The volume of advertising we consume on a daily basis is overwhelming, so many of us believe we’ve developed an immunity to advertising’s persuasive powers. As a result, when I tell people I work in marketing I generally get questions like this:
“I never buy things because they’re in ads, why do you bother?”
That questions—and others like it—are based on a false premise: That the purpose of an advertisement is to convince us to buy a particular product. Advertising isn’t that directly effective.
The idea that advertising can “convince” people to buy a product by explaining why it’s superior to competitors—known also as the “strong” theory of advertising—has been thoroughly debunked. Advertising, in reality, is a weak force that simply reminds consumers that a particular brand exists in an attempt to nudge them into buying it next time they’re shopping in that category.
In a nutshell, the purpose of any advertising is to reinforce associations between product categories and specific brands. It’s why you think of McDonald’s and Coca Cola when someone asks you to name a fast-food restaurant or a type of soda.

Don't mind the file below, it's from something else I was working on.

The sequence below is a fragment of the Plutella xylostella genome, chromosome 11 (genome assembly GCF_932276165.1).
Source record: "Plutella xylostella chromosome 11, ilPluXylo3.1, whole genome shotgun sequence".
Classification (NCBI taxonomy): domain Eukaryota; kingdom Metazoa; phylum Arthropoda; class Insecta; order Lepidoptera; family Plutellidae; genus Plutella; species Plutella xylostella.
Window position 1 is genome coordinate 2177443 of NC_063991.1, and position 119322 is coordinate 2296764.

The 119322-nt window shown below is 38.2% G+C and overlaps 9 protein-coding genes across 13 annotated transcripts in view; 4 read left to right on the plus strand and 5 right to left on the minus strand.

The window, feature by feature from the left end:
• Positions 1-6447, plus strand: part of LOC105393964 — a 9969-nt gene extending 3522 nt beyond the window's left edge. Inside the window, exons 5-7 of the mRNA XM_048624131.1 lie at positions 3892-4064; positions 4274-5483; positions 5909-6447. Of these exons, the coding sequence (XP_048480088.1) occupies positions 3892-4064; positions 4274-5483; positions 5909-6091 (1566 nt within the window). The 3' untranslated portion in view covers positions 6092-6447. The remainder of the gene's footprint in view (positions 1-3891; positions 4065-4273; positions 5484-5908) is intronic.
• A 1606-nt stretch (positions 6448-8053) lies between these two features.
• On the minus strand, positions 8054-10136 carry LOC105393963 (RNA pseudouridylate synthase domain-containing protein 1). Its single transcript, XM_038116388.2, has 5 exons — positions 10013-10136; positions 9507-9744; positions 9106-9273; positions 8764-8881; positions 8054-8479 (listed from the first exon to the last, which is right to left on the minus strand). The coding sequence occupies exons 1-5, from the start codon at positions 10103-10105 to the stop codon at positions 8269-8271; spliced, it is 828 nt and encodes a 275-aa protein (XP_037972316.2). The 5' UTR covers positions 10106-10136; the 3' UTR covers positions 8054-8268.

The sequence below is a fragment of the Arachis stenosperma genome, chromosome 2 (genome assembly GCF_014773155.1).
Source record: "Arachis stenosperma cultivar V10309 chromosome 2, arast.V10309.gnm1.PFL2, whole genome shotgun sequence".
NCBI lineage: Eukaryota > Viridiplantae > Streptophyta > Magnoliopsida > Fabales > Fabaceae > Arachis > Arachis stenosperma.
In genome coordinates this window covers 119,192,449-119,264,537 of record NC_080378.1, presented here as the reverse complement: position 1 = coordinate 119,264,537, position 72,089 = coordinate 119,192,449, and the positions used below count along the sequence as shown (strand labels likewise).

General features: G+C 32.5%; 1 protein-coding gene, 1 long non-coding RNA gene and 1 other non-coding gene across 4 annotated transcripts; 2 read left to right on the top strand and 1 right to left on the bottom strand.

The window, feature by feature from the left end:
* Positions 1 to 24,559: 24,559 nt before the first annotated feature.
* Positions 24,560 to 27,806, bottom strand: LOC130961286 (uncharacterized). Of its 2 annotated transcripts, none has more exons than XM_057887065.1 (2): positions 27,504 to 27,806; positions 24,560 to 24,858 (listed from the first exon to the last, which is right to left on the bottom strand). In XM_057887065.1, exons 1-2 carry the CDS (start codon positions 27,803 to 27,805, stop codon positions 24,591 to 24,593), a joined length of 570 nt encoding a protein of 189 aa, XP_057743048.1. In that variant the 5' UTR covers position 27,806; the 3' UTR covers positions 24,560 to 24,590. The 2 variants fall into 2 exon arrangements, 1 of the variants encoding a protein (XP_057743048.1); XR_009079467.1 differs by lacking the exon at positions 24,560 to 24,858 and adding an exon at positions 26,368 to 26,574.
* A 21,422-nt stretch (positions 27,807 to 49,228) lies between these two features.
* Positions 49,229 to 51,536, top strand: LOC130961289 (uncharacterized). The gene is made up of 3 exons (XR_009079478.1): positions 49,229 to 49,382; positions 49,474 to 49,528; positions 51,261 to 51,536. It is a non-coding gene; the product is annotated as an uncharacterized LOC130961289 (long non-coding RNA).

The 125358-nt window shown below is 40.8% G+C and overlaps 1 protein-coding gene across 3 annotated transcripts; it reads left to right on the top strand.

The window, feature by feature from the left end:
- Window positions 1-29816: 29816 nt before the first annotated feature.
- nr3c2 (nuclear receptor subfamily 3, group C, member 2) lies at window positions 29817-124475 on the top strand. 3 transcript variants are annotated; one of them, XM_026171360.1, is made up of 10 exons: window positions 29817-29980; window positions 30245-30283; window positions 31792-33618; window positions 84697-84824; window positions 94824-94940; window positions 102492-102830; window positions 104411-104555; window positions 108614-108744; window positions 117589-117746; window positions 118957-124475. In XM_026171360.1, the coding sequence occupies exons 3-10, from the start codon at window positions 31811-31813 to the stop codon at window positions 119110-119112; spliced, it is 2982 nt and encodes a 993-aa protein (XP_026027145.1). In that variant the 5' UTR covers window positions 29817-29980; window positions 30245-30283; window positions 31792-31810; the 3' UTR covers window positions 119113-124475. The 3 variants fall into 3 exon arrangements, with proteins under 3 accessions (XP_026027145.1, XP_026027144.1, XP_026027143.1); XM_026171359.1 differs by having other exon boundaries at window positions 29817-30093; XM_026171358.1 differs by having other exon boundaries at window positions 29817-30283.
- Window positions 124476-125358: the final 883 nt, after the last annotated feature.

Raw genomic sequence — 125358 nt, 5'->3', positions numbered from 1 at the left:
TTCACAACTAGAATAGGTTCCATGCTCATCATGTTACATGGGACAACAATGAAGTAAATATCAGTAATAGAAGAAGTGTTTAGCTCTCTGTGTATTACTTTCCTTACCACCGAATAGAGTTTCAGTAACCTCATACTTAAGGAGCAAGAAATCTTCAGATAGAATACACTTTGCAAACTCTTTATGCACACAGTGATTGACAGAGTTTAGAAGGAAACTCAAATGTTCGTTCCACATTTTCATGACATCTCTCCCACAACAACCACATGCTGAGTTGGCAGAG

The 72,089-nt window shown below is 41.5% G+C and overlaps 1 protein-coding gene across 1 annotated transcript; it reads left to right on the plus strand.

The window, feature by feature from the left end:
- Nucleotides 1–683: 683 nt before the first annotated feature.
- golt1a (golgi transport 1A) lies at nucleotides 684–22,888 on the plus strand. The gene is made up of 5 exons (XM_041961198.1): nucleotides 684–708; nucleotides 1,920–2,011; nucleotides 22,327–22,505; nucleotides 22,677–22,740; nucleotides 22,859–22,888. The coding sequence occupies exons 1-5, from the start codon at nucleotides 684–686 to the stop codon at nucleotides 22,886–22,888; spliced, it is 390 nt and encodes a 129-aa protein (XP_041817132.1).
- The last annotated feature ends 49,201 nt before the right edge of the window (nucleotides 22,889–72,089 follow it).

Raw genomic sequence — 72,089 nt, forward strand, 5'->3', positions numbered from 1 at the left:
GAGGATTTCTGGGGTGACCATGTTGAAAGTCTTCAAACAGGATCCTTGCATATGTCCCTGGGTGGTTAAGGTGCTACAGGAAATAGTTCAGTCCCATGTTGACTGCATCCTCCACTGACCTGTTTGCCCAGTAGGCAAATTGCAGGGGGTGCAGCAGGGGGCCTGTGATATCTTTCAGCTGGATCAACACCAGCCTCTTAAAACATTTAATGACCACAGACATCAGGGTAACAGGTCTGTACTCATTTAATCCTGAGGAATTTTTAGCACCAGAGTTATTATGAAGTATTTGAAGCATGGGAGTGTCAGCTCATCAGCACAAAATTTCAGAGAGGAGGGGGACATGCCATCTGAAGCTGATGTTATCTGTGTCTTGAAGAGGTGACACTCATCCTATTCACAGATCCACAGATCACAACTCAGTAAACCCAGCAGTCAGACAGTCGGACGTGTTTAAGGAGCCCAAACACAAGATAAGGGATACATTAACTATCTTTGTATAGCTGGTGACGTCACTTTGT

Humans are programmed to be more trusting of things we recognize. The same psychological force that makes babies racist also makes us likely to buy the same toothpaste brands for decades at a time.
Most of the things we buy are trivial and inexpensive, so we use mental shortcuts to save time and effort. When choosing something as simple as a soda, we rarely investigate every option available before reaching a decision. Generally, we quickly grab the red can with the cursive white writing and move along with our lives. That every single person knows exactly what brand of soda was just described is a testament to the effectiveness of decades of advertising.
Even when making high-involvement purchases, such as a new car, the effectiveness of advertising is undeniable. Sure, you’re going to decide between the Toyota and Hyandai based on the merits of each, but how did you end up in those two dealerships to begin with? Advertising.
We associate certain attributes with certain brands because those brands have spent years re-enforcing those attributes in their marketing activities. It’s how we all know that Jeep is for adventurous people, Mercedes is for people who want to look rich, Toyota is for ISIS, Hyandai make cheap small cars that still feel overpriced, etc. We use all these association to compile a shortlist of potential brands between which we will ultimately decide.